It has been over one year since the Cleveland Browns have won a game, and all the positives since then have been moves that came off the field.
While yesterday's news surrounding the Cleveland Browns focused on the team's 2017 game in London, fans may have missed out on an important anniversary.
Yesterday was the one-year mark since the Browns last won a game. December 13, 2015 saw the Browns pick up a victory over the San Francisco 49ers, the same team the Browns are currently fighting with for the number one pick in the 2017 Draft. The term "fighting" may give too much credit to the effort of both teams.
The team was led by Johnny Manziel back then, which seems like ages ago based on the amount of quarterbacks to play for the Browns in 2016.
The fact the win came over the 49ers is nothing to celebrate, but fans would certainly take any type of win this season. At least a single win would give fans something to be happy about, yet the team has not even been able to do that with only three games remaining.
Much of what made fans happy in 2016 came in the offseason, at a time when optimism reigns supreme for Browns fans on an annual basis.
The lack of a victory has Browns fans grasping for something to be happy about, so let's look at five things that happened in 2016 that gave fans hope for a brighter future. Unfortunately, none of these happened during the actual season.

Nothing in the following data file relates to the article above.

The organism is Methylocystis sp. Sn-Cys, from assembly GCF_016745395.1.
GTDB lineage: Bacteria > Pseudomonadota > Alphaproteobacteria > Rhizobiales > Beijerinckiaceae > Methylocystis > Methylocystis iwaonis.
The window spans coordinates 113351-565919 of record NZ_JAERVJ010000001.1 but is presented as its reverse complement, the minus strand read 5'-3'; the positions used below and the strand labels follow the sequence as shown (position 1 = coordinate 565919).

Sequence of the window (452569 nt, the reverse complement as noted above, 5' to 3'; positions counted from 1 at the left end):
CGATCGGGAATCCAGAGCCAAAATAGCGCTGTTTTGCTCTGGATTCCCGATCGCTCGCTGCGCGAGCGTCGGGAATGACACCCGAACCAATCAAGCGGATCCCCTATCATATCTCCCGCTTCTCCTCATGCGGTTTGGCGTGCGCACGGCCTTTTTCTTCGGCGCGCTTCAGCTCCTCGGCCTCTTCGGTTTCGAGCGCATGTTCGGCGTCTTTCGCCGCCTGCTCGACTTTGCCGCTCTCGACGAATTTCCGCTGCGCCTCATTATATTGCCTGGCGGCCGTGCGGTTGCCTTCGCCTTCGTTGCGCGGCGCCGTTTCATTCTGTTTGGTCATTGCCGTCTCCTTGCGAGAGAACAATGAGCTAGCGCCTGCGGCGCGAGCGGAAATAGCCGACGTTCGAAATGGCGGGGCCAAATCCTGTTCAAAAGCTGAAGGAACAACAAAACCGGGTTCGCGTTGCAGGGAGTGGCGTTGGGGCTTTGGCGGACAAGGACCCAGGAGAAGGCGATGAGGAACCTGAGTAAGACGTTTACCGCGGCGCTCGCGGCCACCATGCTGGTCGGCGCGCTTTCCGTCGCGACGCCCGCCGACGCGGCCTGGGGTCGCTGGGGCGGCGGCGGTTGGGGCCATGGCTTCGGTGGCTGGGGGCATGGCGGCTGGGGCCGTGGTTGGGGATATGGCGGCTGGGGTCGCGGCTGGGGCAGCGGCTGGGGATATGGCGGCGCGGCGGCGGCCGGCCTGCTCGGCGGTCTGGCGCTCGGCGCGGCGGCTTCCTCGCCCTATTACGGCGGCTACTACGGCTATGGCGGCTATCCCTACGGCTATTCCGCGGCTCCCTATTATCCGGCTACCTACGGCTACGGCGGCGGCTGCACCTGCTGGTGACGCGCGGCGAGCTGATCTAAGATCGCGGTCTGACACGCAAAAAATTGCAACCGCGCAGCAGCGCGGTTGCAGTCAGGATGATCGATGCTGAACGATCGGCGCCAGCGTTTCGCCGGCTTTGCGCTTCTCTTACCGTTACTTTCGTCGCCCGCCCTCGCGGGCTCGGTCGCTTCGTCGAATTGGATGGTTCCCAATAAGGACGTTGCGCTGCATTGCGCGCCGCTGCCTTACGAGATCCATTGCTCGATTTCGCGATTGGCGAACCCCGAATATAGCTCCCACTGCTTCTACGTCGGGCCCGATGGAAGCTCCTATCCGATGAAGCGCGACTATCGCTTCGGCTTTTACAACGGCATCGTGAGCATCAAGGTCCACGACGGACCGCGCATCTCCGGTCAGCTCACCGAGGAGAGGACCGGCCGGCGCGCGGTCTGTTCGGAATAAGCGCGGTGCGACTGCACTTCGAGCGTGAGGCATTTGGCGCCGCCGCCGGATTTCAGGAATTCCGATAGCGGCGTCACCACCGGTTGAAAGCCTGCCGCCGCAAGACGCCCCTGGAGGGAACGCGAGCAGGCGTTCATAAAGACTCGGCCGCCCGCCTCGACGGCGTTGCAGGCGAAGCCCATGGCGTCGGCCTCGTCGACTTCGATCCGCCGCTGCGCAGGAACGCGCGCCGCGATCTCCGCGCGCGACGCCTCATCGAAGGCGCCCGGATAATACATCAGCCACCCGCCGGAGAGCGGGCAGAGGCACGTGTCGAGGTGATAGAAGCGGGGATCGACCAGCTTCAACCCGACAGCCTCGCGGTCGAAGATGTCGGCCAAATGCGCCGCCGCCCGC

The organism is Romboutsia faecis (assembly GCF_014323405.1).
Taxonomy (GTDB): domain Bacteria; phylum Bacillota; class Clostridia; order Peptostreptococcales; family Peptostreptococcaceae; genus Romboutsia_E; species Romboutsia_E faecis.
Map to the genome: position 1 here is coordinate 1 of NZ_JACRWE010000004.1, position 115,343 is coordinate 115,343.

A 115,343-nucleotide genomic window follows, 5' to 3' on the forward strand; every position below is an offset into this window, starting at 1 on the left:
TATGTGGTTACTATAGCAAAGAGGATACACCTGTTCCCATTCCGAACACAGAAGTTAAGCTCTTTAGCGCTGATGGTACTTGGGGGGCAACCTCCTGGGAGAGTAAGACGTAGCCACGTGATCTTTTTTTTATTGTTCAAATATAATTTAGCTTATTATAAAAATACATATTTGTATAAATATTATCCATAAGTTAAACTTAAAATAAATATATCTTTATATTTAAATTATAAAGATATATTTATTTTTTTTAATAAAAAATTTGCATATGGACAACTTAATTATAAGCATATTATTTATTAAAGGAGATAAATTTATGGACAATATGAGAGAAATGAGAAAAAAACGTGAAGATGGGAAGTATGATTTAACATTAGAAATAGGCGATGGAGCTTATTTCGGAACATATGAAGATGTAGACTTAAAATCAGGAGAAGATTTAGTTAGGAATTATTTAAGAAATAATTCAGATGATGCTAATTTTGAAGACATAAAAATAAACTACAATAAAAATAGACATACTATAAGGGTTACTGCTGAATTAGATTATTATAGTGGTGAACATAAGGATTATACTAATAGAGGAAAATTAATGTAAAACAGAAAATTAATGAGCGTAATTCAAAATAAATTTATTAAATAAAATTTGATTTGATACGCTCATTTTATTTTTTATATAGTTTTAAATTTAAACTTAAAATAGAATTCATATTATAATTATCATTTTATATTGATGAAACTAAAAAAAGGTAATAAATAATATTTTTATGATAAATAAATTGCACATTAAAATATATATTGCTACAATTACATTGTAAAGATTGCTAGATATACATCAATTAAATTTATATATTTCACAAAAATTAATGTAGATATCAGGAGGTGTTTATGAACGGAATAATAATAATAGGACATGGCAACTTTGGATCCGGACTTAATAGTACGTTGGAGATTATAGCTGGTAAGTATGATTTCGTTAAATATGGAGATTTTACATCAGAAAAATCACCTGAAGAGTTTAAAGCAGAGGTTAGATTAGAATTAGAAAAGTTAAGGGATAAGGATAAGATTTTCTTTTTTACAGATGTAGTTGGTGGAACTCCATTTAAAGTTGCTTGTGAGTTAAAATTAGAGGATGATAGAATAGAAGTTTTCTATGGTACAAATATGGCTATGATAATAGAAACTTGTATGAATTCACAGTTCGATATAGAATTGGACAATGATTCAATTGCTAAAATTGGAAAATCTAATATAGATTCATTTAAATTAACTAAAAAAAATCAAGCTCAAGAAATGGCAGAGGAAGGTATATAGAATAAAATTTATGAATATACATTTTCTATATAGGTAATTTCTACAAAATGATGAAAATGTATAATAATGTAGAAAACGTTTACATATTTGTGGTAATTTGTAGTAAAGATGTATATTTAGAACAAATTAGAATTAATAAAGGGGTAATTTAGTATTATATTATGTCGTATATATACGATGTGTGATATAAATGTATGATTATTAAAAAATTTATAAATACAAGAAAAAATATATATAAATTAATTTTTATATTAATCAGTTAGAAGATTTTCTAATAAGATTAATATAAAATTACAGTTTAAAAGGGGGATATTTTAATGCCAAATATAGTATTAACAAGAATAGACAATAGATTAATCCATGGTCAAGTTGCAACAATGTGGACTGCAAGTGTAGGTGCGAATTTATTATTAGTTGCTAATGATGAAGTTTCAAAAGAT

Two years is not a long time to get much done, but it is an eternity when one works for the Browns.
Both Mike Pettine and Ray Farmer were fired as soon as the 2015 season came to an end, signaling the start of yet another era in Browns football.
Thanks to Farmer, Pettine was never given much to work with. The coach was let down by the general manager, who made some baffling decisions in his two seasons in charge.
The first misstep came by drafting both Justin Gilbert and Johnny Manziel in the first round of the 2014 NFL Draft, just two years after another front office group took Trent Richardson and Brandon Weeden in the first round. It continued an absurd trend of missing on top picks that has plagued this franchise since 1999.
One may say it is unfair to use hindsight to say it was obvious the picks were bad, but it was indeed obvious the picks were bad. Maybe Gilbert just let the team down with a bad work ethic, but Manziel was clearly a college star that wouldn't pan out in the NFL. Add in his persona and celebrity lifestyle and you have him getting paid in 2016 to sit at home and not associate himself with the team.